Posted on November 8, 2016 in Drunk Driving
Drunk driving is a serious issue. Every year, thousands of people die due to drunk driving, and these incidents cost the United States upwards of $130 billion each year. When people drive under the influence of alcohol, they put every other motorist and passenger on the road around them at grave risk.
If you’ve been involved in a drunk driving crash, it’s important to have some idea of your options for legal recourse. Just like any other car accident, if the driver who hit you caused injuries and property damage, you can file a personal injury claim against him or her to seek compensation for your losses.
In many legal disputes, the two opposing sides will attempt to negotiate a settlement, and the defendant’s legal counsel will offer a compensation package to dissuade the plaintiff from pursuing the case. Litigation is usually a very time-consuming, stressful, and expensive process for everyone involved. Settlement is often an attractive alternative that can provide an injured plaintiff with a fair amount of compensation and save both sides the headaches that accompany lengthy legal battles.
Despite the fact that a settlement can make the legal process much faster, injured plaintiffs should realize that once a claim is settled, the law considers it closed. If new effects of the incident don’t appear until much later, the injured party will not be able to seek compensation. For this reason, it is critical to contact a personal injury attorney.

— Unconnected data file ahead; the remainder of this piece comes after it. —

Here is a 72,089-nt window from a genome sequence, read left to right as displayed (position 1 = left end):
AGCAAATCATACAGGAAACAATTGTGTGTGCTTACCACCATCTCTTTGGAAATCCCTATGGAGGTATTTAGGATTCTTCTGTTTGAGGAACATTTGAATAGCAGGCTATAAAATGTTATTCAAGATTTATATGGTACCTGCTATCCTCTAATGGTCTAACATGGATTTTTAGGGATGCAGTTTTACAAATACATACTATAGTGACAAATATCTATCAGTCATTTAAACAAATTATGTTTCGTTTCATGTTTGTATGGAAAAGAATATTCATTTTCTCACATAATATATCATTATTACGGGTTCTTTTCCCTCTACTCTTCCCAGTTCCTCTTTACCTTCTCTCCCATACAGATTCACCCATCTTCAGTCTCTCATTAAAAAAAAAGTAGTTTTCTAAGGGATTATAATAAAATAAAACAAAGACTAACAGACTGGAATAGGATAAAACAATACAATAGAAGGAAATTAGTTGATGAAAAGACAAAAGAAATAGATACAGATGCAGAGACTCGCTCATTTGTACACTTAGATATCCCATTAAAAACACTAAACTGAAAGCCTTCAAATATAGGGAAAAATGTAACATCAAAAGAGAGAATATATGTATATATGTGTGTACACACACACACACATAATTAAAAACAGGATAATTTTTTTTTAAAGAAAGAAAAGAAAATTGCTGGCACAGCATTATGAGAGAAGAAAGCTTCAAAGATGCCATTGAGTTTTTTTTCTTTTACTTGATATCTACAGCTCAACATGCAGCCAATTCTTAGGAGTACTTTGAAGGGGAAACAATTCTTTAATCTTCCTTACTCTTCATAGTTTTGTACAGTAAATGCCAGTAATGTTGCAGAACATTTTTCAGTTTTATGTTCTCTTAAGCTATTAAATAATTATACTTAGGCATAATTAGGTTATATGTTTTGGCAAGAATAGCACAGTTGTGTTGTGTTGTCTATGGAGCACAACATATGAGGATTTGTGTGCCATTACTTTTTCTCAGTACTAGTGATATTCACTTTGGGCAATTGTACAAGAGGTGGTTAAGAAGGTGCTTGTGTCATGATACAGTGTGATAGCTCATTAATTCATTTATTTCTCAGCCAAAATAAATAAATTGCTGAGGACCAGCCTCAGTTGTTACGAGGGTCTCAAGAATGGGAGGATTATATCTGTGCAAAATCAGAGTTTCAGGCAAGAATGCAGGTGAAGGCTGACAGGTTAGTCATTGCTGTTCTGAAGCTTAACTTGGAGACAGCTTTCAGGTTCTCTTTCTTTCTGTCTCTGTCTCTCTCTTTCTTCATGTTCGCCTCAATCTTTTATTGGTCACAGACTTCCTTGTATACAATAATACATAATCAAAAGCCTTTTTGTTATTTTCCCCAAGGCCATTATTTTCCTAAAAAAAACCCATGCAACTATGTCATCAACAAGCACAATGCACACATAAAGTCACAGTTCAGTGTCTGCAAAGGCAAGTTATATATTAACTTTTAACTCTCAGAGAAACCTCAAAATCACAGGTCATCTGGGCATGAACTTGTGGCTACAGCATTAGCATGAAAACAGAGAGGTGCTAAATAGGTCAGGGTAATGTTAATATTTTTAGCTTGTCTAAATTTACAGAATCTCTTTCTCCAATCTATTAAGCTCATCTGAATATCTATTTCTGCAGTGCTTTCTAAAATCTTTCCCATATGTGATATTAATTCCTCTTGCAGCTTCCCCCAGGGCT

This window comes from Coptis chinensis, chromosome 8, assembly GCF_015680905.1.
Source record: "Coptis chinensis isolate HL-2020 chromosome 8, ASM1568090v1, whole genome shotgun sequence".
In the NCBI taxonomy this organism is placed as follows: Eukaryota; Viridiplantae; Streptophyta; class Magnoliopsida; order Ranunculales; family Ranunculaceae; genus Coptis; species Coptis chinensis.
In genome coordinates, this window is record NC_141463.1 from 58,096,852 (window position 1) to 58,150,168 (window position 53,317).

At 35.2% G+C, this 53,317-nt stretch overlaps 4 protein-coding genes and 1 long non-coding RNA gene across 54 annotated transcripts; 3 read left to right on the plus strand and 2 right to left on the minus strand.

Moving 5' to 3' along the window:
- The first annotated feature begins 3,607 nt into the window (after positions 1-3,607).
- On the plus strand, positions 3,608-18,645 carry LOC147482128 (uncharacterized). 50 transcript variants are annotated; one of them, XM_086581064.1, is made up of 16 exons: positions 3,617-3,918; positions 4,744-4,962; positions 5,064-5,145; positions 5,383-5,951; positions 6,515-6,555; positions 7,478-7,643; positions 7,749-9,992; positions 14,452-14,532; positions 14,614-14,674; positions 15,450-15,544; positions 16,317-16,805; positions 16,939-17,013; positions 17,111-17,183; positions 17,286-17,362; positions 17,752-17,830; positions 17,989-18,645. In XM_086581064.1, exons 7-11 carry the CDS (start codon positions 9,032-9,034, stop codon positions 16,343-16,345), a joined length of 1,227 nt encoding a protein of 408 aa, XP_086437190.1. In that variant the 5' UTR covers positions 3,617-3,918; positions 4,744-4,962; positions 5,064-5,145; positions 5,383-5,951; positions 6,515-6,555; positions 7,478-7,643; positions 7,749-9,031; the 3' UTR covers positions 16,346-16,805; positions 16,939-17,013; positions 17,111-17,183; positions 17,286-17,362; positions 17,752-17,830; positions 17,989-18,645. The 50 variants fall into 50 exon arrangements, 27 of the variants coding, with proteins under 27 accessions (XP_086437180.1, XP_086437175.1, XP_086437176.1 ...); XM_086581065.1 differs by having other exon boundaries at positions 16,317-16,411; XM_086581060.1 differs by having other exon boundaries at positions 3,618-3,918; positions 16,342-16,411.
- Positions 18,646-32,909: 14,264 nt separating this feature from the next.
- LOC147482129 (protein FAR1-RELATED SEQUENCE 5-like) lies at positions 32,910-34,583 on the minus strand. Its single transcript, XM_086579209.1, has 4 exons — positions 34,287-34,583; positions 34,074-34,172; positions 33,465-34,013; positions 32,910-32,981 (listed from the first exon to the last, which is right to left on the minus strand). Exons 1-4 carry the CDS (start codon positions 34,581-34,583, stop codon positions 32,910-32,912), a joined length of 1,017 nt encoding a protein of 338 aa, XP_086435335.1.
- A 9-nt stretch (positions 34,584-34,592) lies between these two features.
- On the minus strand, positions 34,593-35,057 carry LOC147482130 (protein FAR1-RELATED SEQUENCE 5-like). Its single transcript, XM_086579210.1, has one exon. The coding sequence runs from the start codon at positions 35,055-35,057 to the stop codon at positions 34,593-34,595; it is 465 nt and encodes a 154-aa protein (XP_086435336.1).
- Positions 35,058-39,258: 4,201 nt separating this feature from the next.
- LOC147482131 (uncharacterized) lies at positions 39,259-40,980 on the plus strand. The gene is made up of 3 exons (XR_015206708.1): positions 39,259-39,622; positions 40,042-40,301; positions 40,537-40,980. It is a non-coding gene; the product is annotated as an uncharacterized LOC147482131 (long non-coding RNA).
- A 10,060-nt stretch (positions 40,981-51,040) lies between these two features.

The damages an injured person can claim from a drunk driving accident can include:
This can be emergency response services from EMTs, hospital bills, any necessary surgeries, and prescription costs, among other things.
The plaintiff’s attorney will likely hire medical experts to prepare reports and testify as witnesses at trial. These experts will offer their professional opinions concerning the levels of physical pain and psychological trauma the plaintiff suffered due to the accident. The court will use this testimony to determine a reasonable amount of compensation for the plaintiff’s pain and suffering.
The collision likely damaged the plaintiff’s car and possibly other belongings inside the car. The plaintiff can seek compensation for these losses, too.
If the accident forced the plaintiff to take time away from work due to his or her injuries, he or she can claim lost wages. Additionally, if the plaintiff suffered a permanent disability that prevents him or her from ever resuming his or her job, the plaintiff’s attorney can argue for compensation for the wages the plaintiff would have reasonably expected to earn for the rest of his or her career.
In some cases, a court may award punitive damages in a personal injury case. As the name implies, punitive damages are meant to punish a defendant for grossly negligent or overtly reckless behaviors. For example, if a drunk driver injures another motorist and it is the second or third time this has happened, the judge may issue punitive damages as a way to discourage the defendant from repeating his or her dangerous behavior. Most states have caps that dictate the maximum amount of punitive damages that can be awarded in a case.
Insurance also plays a large role in DUI accident cases. Some insurance companies may attempt to avoid paying out on an injured person’s policy by arguing that he or she had some degree of fault in the incident. Your criminal defense attorney may also advise you to file a claim against the drunk driver’s insurance policy. Most insurers of drunk drivers will make every effort to settle a claim rather than let the issue go to trial.